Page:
Economic aspirin: a palliative, not a cure

Will the government’s economic rescue package revive the economy, which is caught in the throes of a global recession? Alas, no.

The rescue effort is the equivalent of giving aspirin to a patient suffering from malaria. This may reduce the patient’s temperature and make him feel better than otherwise. But it will not end the fever, which will have to run its course. So, expect economic distress to continue for at least six months, maybe longer.

Global factors, originating in the US, have caused the recession. Unlike past downswings, the current one did not start with the weakest, smallest corporations dying first. The five biggest investment banks of Wall Street disappeared in smoke. The world’s biggest insurance company, AIG, went bust. The two biggest mortgage lenders, Fannie Mae and Freddie Mac, went belly up.

The world’s biggest bank, Citibank, looked like collapsing but was rescued by the US government.

So, since September, fear has swept across the world that even the biggest companies are endangered, and may not pay their bills. US financial markets froze in October. Nobody was willing to lend to even the most exalted borrowers. This fear whipsawed across the world, freezing markets everywhere, including India. Lenders became afraid to lend, borrowers afraid to borrow, and consumers afraid to buy.

Normally, booms and busts are transmitted from one country to another through trade and financial flows. For instance, a US recession might mean fewer imports, and less US investment abroad. But this time the transmission mechanism has been fear. The internet and TV have transmitted fear at lightning speed across the globe. Hence the collapse of car sales in the US in October was mirrored by immediate car sales collapses everywhere–in China, India, Russia, Latin America. The transmission mechanism was fear, not trade or finance.

We see a simultaneous recession in the US, Europe and Japan. Collapsing commodity prices will shrink all commodity-exporting economies. India’s GDP growth will slow to maybe 7% this financial year and 5-6% in 2009-10.

India’s exports have grown faster than GDP for years. But in October and November, exports have gone into reverse gear. Industrial production in October has fallen for the first time since 1993. Export industries claim that they will shed a million jobs.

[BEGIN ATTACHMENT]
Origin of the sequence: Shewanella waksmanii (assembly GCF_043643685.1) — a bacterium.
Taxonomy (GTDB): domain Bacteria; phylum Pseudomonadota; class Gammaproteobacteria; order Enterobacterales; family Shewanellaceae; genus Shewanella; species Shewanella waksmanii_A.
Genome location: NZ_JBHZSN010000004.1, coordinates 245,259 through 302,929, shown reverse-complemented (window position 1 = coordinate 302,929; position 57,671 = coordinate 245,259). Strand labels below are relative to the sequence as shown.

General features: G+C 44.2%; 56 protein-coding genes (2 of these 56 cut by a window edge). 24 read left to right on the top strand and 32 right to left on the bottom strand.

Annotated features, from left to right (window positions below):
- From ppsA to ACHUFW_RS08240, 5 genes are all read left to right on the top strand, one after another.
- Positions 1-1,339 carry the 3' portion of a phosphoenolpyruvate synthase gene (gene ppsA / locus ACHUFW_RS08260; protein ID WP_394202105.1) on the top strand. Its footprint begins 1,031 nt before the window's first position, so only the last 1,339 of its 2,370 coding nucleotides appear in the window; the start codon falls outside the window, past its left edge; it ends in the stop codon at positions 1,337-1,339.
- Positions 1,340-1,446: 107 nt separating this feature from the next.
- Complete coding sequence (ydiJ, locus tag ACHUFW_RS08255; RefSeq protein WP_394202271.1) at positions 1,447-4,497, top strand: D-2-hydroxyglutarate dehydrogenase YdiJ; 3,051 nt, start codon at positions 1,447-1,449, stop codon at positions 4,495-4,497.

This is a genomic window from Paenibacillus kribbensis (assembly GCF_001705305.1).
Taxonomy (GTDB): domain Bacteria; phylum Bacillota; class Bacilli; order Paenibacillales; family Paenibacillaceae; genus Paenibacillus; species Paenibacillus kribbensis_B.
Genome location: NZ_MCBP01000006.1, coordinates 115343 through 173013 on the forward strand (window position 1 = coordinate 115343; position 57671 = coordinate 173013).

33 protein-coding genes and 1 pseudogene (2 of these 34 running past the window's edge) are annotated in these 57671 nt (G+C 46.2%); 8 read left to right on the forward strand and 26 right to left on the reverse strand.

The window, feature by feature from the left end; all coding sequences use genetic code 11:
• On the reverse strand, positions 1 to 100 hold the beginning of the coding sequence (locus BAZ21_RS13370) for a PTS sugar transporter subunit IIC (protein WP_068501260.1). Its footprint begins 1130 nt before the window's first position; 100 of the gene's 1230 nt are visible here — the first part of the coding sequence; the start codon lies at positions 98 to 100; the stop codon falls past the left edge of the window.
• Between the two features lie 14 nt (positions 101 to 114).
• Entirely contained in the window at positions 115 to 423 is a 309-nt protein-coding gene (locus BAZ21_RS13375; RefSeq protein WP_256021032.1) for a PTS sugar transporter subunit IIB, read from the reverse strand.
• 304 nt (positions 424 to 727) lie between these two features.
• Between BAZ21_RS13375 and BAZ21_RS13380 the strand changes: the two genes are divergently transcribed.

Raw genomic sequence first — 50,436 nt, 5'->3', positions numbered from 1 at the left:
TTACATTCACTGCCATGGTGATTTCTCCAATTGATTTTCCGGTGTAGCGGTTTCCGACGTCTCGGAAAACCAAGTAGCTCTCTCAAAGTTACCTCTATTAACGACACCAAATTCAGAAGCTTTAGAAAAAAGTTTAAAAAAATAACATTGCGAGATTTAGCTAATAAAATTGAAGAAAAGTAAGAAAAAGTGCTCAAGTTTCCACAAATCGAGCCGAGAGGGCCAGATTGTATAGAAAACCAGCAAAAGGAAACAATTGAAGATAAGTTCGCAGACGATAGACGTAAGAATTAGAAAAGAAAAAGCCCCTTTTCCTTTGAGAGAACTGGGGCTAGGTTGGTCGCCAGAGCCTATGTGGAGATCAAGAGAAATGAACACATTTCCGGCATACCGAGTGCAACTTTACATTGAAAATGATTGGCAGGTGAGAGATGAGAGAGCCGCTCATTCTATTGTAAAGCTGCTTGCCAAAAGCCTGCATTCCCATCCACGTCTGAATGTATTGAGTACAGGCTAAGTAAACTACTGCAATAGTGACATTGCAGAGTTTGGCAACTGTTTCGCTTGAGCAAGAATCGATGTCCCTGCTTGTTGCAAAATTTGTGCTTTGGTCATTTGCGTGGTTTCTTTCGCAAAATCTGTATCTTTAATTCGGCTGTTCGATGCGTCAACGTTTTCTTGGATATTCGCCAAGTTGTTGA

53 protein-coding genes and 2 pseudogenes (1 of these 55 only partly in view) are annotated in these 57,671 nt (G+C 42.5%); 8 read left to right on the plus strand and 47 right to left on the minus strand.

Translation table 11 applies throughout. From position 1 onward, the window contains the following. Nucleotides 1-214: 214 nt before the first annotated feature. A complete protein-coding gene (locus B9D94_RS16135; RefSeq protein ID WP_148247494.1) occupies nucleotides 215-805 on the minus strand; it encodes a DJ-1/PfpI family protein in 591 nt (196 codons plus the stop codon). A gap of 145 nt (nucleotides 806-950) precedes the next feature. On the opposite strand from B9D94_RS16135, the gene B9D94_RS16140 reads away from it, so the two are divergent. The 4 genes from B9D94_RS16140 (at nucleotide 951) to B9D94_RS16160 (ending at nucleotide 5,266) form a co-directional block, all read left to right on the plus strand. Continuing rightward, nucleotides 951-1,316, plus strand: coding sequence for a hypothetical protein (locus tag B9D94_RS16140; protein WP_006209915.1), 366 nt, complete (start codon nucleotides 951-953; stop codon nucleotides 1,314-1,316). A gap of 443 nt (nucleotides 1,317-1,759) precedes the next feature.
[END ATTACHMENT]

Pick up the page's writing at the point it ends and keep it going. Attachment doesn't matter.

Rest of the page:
To revive the economy, the government has announced a fiscal stimulus package of nearly Rs 30,000 by the end of the financial year, equal to Rs 120,000 crore in a full year. Over and above this, RBI measures since July have injected Rs 150,000 crore of liquidity into the economy by slashing lending rates and bank reserve requirements.

India is hardly alone in this. Countries across the world are announcing fiscal and monetary stimuli. China’s stimulus package is worth a whopping 4 trillion yuan over two years.

Even so, the world economy is slipping inexorably downhill. China’s export growth turned negative in November, so the engine of the world’s fastest-growing economy is sputtering. The US provided a fiscal stimulus of $140 b. over the last twelve months, followed by a financial rescue package of $ 700 b. The price of oil has plummeted, putting a lot of money into the pockets of vehicle owners.

Why, then, is the world economy still falling? Well, it enjoyed an unprecedented boom in 2003-2008, when world economic growth broke all records. India became a miracle economy, averaging 9% growth, Even Africa averaged 6%.

Alas, that boom was based on unsustainably huge trade deficits, unsustainably high borrowing by US households and corporations, and unsustainable speculation that drove up the prices of houses, stocks and commodities. Experts warned for at least two years that this unsustainable binge would end one day, and it did. That is the nature of the business cycle.

Readers ask, when will India’s economy recover? India is now deeply integrated with the global economy, and will revive only when the world economy does. In a globalised world, no single country can boom in isolation.

This was proved dramatically by France in the 1980-82 recession. President Mitterand did his level best to boost France at a time when the rest of Europe and the US were in deep recession. But all his stimulus efforts failed. France was too closely integrated with the world economy to boom when others were sinking.

The same holds true of India today. The government package is a palliative, not a cure. It will mitigate the pain until the global recovery begins. That will happen when fear is replaced by optimism, when markets unfreeze, when lenders begin lending and buyers begin buying the world over. That same global tide of optimism will wash into the Indian economy too.

What can trigger such global optimism? Nobody knows. But the slump began in the US housing market, so the recovery may start there too. One day, Americans will decide that house prices have fallen too far, and suddenly home buying will pick up. Once optimism replaces fear in the housing market, it could do so in the stock market, commodity markets, and the real economy. But I doubt this will happen till mid-2009, maybe later. The immediate future is grim.

What do you think?